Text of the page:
In the fifties, the jazz saxophonists competed in playing fastest and loudest and called it a Tenor Battle. In Håkon Kornstad’s new ensemble the expression takes on a totally different meaning, when he mixes his newfound tenor voice with his unique tenor saxophone playing. The Guardian concluded: «It could have been a virtuosic circus act, but in Kornstad’s hands was a musical tour de force.»
And the sound? Caruso meets Coltrane? Garbarek meets Björling? On the album Tenor Battle, opera arias by Massenet, Gluck and Bizet, as well as German lieder and Neapolitan songs are mixed seamlessly with Scandinavian Jazz. Håkon Kornstad sings in Italian, French and German, bringing back memories of old world salon music. And then he plays the saxophone, with his distinct warm sound. Sigbjørn Apeland’s harmonium sounds like a blend between strings and wind instruments, and drummer Øyvind Skarbø plays nuanced on arias that were never intended for drums. Harpsichordist Lars Henrik Johansen fits in naturally with his baroque instrument on romantic pieces, while double bassist Per Zanussi also plays the singing saw, without it ever turning circus-like.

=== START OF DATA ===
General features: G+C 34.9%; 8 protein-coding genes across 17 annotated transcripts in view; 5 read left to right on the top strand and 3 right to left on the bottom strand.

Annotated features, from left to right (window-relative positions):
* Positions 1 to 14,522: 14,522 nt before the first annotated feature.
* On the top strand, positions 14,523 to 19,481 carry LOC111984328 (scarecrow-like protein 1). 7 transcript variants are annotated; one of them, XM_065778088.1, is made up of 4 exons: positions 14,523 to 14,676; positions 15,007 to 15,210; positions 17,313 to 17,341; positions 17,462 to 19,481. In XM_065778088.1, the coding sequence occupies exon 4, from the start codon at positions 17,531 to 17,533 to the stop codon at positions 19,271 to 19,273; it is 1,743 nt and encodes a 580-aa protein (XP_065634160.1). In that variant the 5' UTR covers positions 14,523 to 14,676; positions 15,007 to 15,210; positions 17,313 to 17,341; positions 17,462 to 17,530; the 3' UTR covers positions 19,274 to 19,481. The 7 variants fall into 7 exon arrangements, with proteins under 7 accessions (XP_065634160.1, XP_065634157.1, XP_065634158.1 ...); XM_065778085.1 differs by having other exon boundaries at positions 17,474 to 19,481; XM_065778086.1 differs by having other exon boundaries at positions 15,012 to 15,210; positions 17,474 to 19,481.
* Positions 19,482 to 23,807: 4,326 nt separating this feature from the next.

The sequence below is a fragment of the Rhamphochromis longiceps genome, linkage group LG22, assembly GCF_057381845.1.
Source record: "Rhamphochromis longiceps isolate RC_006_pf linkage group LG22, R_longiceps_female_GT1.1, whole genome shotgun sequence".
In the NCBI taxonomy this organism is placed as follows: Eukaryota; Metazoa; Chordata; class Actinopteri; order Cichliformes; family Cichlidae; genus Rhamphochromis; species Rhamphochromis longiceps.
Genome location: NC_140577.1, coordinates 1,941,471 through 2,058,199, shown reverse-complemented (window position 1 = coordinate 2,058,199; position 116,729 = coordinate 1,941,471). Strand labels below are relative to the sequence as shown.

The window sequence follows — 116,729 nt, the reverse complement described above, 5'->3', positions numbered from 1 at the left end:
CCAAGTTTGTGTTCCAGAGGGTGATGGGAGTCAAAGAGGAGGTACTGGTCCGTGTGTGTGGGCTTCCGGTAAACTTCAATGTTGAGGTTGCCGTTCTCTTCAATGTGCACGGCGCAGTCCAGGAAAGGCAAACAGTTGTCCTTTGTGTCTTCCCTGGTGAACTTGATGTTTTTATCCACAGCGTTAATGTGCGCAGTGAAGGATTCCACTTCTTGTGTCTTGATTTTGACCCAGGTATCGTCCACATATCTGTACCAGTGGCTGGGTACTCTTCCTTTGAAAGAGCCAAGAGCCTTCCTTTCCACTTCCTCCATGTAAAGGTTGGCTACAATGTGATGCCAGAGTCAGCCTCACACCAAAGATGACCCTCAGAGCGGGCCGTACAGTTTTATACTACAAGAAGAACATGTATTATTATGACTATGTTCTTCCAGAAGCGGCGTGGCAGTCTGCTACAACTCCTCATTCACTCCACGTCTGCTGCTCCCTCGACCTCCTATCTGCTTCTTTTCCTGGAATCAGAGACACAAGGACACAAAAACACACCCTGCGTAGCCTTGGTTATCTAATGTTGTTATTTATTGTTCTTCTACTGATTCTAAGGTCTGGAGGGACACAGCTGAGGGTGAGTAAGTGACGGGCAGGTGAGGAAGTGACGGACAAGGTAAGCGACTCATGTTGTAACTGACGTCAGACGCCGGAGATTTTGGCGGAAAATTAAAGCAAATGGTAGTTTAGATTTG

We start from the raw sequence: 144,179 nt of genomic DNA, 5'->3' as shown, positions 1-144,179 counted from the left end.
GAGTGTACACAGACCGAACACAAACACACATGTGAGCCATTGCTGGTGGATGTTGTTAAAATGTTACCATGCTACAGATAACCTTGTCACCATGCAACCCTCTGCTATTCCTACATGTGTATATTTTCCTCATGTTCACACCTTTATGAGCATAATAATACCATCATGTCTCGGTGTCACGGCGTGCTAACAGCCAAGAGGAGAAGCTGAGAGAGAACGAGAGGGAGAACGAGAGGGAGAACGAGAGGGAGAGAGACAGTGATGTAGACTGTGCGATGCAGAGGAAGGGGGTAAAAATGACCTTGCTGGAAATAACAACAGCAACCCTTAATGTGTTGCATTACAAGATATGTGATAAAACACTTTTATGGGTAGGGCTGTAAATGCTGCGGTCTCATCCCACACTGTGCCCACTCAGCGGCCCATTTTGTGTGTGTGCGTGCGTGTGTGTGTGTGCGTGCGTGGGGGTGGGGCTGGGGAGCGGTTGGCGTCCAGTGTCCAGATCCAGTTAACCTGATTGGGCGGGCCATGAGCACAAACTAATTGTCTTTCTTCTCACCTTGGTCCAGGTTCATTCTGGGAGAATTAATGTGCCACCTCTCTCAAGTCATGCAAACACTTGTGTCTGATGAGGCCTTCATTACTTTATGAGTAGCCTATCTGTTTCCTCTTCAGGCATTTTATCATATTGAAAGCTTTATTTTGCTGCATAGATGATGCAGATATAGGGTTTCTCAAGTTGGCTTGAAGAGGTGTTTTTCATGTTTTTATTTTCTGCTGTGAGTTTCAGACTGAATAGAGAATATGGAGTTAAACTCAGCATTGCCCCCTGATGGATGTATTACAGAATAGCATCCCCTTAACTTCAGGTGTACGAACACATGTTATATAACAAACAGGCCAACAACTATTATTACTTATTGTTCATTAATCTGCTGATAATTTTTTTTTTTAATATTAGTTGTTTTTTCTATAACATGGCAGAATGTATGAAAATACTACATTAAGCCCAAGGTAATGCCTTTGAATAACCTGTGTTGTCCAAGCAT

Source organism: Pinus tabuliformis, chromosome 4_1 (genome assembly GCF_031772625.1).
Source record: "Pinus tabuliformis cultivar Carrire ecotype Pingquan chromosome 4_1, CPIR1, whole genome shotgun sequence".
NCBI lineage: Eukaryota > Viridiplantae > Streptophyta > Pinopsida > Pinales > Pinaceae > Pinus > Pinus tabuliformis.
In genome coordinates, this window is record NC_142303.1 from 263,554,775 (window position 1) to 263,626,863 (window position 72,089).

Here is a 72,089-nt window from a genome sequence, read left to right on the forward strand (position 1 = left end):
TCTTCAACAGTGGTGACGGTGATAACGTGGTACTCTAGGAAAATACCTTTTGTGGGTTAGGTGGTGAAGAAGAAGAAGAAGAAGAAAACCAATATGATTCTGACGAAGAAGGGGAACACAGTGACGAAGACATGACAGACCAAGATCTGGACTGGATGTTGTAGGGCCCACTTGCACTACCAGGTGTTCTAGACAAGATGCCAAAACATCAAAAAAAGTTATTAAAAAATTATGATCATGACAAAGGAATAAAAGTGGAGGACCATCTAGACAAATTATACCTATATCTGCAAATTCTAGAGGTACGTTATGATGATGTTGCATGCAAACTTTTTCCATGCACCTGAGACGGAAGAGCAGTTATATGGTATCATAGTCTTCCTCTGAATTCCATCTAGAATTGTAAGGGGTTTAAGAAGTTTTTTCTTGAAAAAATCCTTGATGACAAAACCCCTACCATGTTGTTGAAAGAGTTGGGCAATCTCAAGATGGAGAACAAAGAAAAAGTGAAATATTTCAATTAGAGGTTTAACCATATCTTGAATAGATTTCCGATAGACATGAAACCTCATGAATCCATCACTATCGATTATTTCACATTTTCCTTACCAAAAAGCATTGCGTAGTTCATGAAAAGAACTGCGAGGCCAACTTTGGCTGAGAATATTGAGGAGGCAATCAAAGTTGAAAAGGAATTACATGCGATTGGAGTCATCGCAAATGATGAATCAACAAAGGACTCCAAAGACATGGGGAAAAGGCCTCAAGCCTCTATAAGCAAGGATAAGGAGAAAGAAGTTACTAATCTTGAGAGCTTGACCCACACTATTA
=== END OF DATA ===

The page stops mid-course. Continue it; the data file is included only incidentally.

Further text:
The sincerity and beauty of the arias is retained, but the ensemble adds something that has been lacking in
classical music interpretation for quite some time now: The freedom to improvise.
The musicians in Kornstad’s ensemble have their backgrounds in jazz, folk and classical music. They have worked intensively together on these arrangements, be it instrumental numbers or classical arias—respectfully and playfully at the same time. Five years have passed since they first met as a group, and their intention has been to let the group sound find its way organically over time, through rehearsals and concerts throughout Norway. The message is starting to come across, and the album received fantastic reviews in the Norwegian press.
Now it’s your turn to discover this beautiful music!
Håkon Kornstad — tenor saxophone, tenor, electronics; Sigbjørn Apeland — harmonium; Lars Henrik Johansen — harpsichord, cimbalon; Per Zanussi — double bass; Øyvind Skarbø — drums